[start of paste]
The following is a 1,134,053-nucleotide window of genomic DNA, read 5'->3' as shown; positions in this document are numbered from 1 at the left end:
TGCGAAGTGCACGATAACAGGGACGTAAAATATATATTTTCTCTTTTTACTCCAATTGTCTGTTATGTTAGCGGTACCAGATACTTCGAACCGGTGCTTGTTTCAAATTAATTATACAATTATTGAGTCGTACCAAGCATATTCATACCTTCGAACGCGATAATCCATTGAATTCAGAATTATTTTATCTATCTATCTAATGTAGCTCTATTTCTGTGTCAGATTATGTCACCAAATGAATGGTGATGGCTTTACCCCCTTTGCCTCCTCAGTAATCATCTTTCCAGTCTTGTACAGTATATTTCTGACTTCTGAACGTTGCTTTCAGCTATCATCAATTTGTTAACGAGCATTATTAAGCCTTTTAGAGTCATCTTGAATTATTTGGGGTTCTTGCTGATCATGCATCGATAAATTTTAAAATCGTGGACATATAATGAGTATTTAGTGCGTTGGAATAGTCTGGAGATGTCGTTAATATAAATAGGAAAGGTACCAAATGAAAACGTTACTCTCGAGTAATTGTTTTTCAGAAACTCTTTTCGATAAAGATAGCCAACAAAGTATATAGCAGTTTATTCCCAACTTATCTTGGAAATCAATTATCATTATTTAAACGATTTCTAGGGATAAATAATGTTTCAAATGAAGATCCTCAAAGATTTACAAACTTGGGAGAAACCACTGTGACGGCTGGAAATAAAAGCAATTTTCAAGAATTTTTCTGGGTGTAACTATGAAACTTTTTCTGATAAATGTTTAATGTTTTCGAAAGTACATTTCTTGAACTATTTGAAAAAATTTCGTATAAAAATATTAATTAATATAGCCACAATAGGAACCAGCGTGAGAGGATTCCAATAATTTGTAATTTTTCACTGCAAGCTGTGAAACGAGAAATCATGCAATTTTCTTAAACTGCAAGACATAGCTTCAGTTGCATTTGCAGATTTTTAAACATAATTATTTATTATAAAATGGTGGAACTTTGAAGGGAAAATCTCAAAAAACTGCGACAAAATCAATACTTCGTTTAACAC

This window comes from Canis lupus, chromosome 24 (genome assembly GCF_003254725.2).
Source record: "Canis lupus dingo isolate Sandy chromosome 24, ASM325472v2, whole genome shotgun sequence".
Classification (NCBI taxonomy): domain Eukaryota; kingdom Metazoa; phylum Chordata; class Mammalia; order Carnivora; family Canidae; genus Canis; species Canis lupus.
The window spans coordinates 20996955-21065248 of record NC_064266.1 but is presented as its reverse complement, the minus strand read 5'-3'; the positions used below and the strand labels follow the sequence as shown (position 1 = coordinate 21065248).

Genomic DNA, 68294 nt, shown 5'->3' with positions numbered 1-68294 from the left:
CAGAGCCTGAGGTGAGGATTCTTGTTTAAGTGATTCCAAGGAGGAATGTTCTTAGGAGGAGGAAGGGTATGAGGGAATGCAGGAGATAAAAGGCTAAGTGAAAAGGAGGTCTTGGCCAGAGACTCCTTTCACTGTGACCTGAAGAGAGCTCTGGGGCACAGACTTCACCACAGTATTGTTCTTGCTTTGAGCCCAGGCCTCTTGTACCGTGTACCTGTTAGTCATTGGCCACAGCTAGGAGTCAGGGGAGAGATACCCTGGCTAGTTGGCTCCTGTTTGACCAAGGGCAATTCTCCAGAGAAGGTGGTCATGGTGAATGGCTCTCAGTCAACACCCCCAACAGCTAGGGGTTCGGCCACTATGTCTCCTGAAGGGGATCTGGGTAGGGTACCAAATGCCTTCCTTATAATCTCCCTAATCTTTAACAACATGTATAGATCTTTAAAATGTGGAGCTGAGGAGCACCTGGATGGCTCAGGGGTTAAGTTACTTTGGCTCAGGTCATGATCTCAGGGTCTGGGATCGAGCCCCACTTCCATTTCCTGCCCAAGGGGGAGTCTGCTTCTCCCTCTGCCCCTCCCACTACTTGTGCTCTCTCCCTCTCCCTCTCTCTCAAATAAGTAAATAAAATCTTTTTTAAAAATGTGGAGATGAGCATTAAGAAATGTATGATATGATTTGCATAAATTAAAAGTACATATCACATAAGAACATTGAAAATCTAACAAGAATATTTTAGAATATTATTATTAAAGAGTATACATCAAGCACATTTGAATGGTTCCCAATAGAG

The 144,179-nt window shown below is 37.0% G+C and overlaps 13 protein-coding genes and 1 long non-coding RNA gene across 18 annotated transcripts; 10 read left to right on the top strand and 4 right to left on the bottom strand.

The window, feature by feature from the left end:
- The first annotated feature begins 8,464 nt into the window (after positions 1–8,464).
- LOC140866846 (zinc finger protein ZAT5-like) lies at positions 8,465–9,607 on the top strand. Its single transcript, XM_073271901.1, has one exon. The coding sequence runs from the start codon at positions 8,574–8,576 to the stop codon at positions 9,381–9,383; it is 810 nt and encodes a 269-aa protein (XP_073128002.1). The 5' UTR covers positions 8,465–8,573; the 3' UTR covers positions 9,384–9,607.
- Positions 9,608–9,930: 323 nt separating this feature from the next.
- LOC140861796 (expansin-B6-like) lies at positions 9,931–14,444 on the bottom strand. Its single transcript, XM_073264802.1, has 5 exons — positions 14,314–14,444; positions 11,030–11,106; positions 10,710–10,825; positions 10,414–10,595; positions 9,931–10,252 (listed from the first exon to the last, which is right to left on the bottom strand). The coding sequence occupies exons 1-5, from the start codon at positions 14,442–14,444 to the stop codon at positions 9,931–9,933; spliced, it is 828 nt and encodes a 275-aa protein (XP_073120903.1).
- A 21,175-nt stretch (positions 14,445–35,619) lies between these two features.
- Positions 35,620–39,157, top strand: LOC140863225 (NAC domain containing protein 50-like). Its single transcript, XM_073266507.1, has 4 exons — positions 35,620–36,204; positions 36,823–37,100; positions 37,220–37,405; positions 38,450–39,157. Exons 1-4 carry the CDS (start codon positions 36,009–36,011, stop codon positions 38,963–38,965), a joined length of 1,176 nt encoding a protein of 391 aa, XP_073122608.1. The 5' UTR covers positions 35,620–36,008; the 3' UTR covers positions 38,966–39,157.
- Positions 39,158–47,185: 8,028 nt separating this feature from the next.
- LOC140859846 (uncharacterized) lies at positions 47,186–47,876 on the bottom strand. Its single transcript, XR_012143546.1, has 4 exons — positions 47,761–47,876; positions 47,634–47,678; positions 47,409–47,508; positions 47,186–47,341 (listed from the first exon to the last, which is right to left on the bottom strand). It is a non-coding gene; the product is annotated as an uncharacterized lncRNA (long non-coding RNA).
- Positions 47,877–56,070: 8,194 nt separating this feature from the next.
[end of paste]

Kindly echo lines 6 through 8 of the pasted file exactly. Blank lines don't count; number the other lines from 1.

The window spans coordinates 20996955-21065248 of record NC_064266.1 but is presented as its reverse complement, the minus strand read 5'-3'; the positions used below and the strand labels follow the sequence as shown (position 1 = coordinate 21065248).

Genomic DNA, 68294 nt, shown 5'->3' with positions numbered 1-68294 from the left:
CAGAGCCTGAGGTGAGGATTCTTGTTTAAGTGATTCCAAGGAGGAATGTTCTTAGGAGGAGGAAGGGTATGAGGGAATGCAGGAGATAAAAGGCTAAGTGAAAAGGAGGTCTTGGCCAGAGACTCCTTTCACTGTGACCTGAAGAGAGCTCTGGGGCACAGACTTCACCACAGTATTGTTCTTGCTTTGAGCCCAGGCCTCTTGTACCGTGTACCTGTTAGTCATTGGCCACAGCTAGGAGTCAGGGGAGAGATACCCTGGCTAGTTGGCTCCTGTTTGACCAAGGGCAATTCTCCAGAGAAGGTGGTCATGGTGAATGGCTCTCAGTCAACACCCCCAACAGCTAGGGGTTCGGCCACTATGTCTCCTGAAGGGGATCTGGGTAGGGTACCAAATGCCTTCCTTATAATCTCCCTAATCTTTAACAACATGTATAGATCTTTAAAATGTGGAGCTGAGGAGCACCTGGATGGCTCAGGGGTTAAGTTACTTTGGCTCAGGTCATGATCTCAGGGTCTGGGATCGAGCCCCACTTCCATTTCCTGCCCAAGGGGGAGTCTGCTTCTCCCTCTGCCCCTCCCACTACTTGTGCTCTCTCCCTCTCCCTCTCTCTCAAATAAGTAAATAAAATCTTTTTTAAAAATGTGGAGATGAGCATTAAGAAATGTATGATATGATTTGCATAAATTAAAAGTACATATCACATAAGAACATTGAAAATCTAACAAGAATATTTTAGAATATTATTATTAAAGAGTATACATCAAGCACATTTGAATGGTTCCCAATAGAG